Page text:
Retro Friday is a weekly meme hosted at Angieville and focuses on reviewing books from the past. This can be an old favorite, an under-the-radar book you think deserves more attention, something woefully out of print, etc.
I first heard about The Changeover from the always fantastic Sarah Rees Brennan on her post about Transformative Romances (as did my good blogging friend Chachic - but who ended up posting her review much quicker than I could!). I had never heard of this 20+ year old novel, but knew if it came with a stamp of approval from the woman who brought us Mae and Nick and Alan, well then - I would be a fool to pass it by.
Laura Chant is a seemingly normal 14 year-old girl. She goes to school. She babysits her brother Jacko. And sometimes Laura even has what she calls 'premonitions.' Like the time she knew something bad was going to happen the day her father left her mum. Ever since, Laura has been careful to not ignore her strange feelings until one hurried morning when Laura finds herself experiencing that disquieting sensation once again. Forced to ignore her fears in favor of making sure Jacko and her mother are both taken care of, Laura reluctantly chooses to ignore the warning. When the day almost finished, Laura hopes she has somehow escaped this time around when Jacko asks to visit a strange curiosity shop on their way home. Inside Jacko encounters a strange and foul old man who in a moment of triumph places a type of gruesome stamp on Jacko's hand. Unable to remove the horrid stamp, Laura and her mum are forced to watch helplessly while Jacko becomes increasingly more sick and lifeless. Full of fear for her little brother, Laura turns to the one boy who she thinks might be able to help. The strange yet quiet Sorensen Carlisle. Although most people think Sorry is simply a model student with perfect manners, Laura knows he's a different animal entirely. She knows he's a witch.
Mysterious-sounding enough for you yet? Well, it was for me. I ended up reading The Changeover in little more than one sitting because Laura's voice simply grabbed hold of me from the start and refused to let go. Margaret Mahy should be given an award for crafting such beautiful writing and stunning metaphors (would you look at that - she was). Truth be told, I had to keep stopping every few chapters just so I could reread particular passages aloud because they were so poetic. Take this section which occurs on the morning Laura received her 'premonition.' Going aganist all her instincts, she's ignored the warning and is now about to cross paths with the mysterious (to her) Sorry Carlisle at school.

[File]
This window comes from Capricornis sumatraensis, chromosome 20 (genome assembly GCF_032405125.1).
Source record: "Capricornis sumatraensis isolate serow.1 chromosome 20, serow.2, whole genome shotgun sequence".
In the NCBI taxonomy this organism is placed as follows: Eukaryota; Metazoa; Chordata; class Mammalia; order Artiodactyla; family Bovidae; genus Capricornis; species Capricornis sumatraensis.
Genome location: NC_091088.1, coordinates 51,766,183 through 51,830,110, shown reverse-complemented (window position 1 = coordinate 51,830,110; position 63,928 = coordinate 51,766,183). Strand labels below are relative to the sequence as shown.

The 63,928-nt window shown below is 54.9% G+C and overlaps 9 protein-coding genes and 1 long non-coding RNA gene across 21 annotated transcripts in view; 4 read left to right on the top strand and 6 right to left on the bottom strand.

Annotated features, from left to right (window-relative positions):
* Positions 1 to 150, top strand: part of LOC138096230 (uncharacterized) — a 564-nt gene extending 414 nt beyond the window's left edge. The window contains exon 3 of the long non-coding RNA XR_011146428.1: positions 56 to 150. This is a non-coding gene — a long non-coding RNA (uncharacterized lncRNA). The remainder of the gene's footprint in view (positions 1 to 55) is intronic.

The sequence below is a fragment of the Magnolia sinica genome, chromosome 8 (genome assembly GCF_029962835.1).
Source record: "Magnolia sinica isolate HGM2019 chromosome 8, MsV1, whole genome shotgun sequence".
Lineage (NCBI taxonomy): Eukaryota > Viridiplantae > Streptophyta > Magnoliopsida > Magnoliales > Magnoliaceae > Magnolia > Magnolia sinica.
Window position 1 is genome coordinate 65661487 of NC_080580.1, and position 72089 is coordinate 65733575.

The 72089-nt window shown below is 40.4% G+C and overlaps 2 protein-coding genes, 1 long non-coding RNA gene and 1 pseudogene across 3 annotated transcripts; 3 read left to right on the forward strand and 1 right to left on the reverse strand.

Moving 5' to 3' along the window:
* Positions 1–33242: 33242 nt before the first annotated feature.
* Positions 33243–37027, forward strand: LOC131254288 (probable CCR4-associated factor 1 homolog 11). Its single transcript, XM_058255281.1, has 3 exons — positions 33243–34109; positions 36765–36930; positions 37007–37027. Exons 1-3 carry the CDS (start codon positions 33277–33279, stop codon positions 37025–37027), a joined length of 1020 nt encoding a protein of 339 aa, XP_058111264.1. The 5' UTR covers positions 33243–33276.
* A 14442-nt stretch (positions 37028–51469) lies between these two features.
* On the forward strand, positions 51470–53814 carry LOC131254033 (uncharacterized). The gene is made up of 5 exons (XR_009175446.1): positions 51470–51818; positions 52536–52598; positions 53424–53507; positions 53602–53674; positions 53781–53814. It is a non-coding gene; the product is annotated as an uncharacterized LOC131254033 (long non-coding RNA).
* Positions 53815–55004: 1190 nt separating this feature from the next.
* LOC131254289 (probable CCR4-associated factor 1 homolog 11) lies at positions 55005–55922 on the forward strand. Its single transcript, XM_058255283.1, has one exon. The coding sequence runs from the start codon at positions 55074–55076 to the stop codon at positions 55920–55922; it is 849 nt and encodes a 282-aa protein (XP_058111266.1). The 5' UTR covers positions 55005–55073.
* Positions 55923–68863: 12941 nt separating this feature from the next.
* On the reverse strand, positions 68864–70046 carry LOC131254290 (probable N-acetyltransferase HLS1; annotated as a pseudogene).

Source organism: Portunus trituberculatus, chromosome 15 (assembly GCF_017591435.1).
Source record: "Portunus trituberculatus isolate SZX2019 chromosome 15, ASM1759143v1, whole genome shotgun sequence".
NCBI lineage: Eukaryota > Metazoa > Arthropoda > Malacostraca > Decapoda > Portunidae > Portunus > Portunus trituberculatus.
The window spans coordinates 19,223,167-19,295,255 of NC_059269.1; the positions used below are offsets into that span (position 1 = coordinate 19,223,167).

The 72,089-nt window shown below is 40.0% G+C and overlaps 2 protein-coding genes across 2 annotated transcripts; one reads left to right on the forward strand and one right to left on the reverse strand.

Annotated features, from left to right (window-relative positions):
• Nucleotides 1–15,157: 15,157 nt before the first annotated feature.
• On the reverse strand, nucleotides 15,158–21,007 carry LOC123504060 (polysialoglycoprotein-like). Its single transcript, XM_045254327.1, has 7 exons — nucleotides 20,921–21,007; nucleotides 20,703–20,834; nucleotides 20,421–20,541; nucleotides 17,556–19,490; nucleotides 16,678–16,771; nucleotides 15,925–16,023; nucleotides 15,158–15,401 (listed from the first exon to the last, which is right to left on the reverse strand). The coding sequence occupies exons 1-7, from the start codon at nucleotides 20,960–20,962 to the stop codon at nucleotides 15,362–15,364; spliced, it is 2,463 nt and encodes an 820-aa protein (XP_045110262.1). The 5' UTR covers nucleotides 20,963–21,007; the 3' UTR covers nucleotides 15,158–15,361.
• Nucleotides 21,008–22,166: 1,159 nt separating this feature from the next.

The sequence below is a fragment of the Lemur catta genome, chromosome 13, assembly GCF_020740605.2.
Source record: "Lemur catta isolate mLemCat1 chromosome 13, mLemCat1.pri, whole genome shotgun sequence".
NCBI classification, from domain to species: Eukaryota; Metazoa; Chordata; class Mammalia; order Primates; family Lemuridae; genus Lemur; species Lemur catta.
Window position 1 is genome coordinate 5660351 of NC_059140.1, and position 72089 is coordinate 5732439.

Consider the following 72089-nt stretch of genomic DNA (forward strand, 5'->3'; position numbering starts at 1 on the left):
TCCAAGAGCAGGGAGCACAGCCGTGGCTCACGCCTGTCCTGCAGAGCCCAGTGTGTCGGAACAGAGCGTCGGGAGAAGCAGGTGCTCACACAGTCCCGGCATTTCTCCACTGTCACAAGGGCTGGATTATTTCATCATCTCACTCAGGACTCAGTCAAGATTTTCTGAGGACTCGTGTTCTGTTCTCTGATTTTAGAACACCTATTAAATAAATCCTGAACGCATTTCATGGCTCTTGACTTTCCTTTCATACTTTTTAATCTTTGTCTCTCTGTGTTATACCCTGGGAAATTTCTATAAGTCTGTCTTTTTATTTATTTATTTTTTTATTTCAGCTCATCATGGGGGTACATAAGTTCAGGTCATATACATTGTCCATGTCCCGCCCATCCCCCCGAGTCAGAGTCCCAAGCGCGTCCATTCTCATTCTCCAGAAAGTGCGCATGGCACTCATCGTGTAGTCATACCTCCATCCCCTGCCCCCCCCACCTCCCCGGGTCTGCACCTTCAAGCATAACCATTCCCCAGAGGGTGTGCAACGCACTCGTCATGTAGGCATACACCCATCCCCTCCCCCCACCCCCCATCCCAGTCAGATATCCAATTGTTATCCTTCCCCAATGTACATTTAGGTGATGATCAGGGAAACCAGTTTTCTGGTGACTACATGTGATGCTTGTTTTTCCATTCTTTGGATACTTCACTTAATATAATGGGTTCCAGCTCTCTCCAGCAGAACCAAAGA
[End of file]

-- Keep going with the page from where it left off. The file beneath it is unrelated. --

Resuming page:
Laura was alone with the day. It panted at her with a stale sweetness on its breath, with a faint, used-peppermint smell that made her want to be sick in the gutter, but she shut her mouth tightly and walked on.There's nothing I love better than a novel that can capture this type of knowing coupled with foreboding in such detail. Not to mention the ridiculously intriguing relationship Mahy sets up between Sorry and Laura (and between Laura and her mum, and with Sonny's mom and grandmother, etc.). To Laura, Sorry is much less controlled and somewhat less than human in his emotions. They continually experience this wonderful give-and-take; where both are expecting something from the other, but usually the timing is way off and so they continue to circle each other until another attempt to close the distance between them is made.
"Hurry up, Chant!" said the prefect at the gate. It was Sorry Carlisle himself, checking that people riding bikes were doing so in a sober fashion, not doing wheelies or riding on the footpath. "First bell's gone!"
He had grey eyes with the curious trick of turning silver if you looked at them from the side. Some people thought they looked dependable, but to Laura there was nothing safe about them. They were tricky, looking-glass eyes with quicksilver surfaces, and tunnels, staircases and mirror mazes hidden behind them, none of them leading anywhere that was recognizable.
Laura and Sorensen looked at each other now, smiling but not in friendship. They smiled out of cunning, and a shared secret flicked from eye to eye. Laura walked past him in at the school gates, bravely turning right into the mouth of the day, right into its open jaws which she must enter despite all warnings. She felt the jaws snap down behind her and knew she had been swallowed up. The day spread its strangeness before her resigned eyes, its horror growing thin and wispy as it sank away. The flow cam back into the world once more, and the warning became a memory, eagerly forgotten because it was useless to remember it. The warning had come. She had ignored it. There was nothing more to be said.
The Changeover was such a wonderful, unexpected find. I can only imagine how popular it could become (again) with a shiny cover makeover and some focused marketing (publishers, are you listening?). Laura's compelling and dark coming of age story was a unique discovery, full of wit and charm, and one I'll be passing along with pleasure.
Because Everyone Likes a Second Opinion:
A Book A Week review
Bookshelves of Doom review
Chachic's Book Nook review
Justine Larbalestier's review
Things Mean A Lot review
book source: my local library